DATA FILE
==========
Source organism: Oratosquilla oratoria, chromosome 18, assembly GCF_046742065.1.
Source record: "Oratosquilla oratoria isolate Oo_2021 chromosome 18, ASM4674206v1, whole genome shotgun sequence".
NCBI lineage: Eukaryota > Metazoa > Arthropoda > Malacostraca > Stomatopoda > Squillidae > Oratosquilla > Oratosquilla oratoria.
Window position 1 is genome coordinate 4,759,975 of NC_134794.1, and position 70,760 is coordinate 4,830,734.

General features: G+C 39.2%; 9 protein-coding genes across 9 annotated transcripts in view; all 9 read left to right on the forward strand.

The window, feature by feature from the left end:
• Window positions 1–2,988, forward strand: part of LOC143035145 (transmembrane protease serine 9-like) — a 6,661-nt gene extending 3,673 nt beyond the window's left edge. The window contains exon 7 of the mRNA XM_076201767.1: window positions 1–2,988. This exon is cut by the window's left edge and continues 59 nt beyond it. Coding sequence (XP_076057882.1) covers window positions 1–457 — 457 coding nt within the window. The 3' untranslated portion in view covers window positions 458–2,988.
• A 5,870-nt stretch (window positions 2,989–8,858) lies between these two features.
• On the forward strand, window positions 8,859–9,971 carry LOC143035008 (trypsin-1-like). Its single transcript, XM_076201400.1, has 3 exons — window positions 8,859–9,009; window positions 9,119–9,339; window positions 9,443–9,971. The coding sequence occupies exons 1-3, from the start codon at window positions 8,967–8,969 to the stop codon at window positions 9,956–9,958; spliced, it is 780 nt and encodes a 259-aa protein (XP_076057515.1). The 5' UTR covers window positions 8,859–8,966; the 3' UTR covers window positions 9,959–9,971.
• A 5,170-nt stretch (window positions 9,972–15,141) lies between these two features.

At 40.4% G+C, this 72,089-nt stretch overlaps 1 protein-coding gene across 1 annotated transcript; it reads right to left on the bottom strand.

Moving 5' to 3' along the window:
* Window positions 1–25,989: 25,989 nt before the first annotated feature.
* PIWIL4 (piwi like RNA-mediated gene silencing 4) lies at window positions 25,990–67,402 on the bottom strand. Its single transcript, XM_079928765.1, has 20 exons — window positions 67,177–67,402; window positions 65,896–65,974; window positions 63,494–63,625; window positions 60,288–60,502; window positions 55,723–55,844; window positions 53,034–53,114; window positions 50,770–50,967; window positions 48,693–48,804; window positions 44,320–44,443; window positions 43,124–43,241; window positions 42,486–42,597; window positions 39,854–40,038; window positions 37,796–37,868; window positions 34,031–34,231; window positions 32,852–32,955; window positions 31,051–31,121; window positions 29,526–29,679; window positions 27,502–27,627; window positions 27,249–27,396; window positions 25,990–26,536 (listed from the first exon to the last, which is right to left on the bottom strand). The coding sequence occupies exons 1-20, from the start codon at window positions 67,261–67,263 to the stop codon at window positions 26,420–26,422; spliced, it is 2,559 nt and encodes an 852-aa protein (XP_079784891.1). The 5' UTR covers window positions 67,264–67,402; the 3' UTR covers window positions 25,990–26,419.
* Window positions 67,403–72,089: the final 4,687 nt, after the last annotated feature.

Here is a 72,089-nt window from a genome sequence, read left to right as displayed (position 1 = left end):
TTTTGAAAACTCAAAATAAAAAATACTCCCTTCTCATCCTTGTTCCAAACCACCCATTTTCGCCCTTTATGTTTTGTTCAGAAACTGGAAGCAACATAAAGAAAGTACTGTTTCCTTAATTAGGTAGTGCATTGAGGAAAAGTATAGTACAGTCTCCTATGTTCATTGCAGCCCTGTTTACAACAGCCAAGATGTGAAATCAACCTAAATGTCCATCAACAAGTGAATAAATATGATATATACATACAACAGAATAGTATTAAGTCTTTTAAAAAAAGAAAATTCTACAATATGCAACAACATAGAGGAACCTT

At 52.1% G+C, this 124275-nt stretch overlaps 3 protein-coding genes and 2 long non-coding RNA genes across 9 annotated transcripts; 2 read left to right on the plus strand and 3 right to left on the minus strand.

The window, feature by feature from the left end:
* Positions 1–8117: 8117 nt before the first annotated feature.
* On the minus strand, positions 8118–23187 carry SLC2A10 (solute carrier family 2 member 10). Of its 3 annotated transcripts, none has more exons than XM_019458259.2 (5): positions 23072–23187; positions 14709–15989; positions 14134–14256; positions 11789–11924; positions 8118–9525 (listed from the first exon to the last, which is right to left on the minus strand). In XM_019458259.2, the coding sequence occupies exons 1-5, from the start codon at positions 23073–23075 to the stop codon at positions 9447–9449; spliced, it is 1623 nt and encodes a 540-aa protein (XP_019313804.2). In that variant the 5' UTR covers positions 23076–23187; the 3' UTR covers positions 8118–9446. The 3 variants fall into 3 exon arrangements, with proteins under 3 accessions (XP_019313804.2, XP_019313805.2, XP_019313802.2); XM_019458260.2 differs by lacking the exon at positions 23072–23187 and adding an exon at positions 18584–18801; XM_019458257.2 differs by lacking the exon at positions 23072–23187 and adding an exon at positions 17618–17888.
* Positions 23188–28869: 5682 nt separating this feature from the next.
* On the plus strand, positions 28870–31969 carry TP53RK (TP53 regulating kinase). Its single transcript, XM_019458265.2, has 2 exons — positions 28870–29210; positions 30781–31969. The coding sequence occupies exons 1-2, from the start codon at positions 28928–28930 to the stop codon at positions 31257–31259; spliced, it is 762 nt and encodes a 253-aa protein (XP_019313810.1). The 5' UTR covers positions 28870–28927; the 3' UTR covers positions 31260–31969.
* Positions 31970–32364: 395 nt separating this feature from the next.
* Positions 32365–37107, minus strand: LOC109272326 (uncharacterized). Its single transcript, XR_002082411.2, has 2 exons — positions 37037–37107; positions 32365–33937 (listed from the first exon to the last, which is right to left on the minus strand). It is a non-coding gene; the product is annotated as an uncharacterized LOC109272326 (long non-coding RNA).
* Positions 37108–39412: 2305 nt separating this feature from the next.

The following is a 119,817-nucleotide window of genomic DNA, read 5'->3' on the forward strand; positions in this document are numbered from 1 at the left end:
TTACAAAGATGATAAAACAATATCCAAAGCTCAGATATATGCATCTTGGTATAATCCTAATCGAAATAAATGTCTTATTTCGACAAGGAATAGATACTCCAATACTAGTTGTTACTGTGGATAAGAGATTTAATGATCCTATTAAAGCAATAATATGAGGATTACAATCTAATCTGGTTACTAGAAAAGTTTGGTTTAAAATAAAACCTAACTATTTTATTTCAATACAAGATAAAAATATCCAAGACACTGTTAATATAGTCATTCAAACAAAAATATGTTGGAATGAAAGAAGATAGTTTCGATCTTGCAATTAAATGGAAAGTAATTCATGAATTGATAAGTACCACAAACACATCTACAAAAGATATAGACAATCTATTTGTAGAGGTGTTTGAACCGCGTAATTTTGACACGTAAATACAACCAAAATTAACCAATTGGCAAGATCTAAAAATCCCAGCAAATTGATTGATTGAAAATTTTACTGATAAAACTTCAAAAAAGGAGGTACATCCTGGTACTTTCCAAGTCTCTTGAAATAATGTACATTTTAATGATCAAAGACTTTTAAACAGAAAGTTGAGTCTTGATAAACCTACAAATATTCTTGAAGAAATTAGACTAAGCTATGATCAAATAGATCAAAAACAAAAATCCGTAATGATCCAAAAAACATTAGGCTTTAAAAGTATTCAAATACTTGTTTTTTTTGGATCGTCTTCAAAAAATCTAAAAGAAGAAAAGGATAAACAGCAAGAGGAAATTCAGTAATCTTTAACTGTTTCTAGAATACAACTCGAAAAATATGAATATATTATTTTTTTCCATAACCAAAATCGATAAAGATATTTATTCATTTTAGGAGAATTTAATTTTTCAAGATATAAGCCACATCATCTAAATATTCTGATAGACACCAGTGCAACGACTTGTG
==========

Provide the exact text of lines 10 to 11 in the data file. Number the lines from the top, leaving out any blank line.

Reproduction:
• A 5,170-nt stretch (window positions 9,972–15,141) lies between these two features.

At 40.4% G+C, this 72,089-nt stretch overlaps 1 protein-coding gene across 1 annotated transcript; it reads right to left on the bottom strand.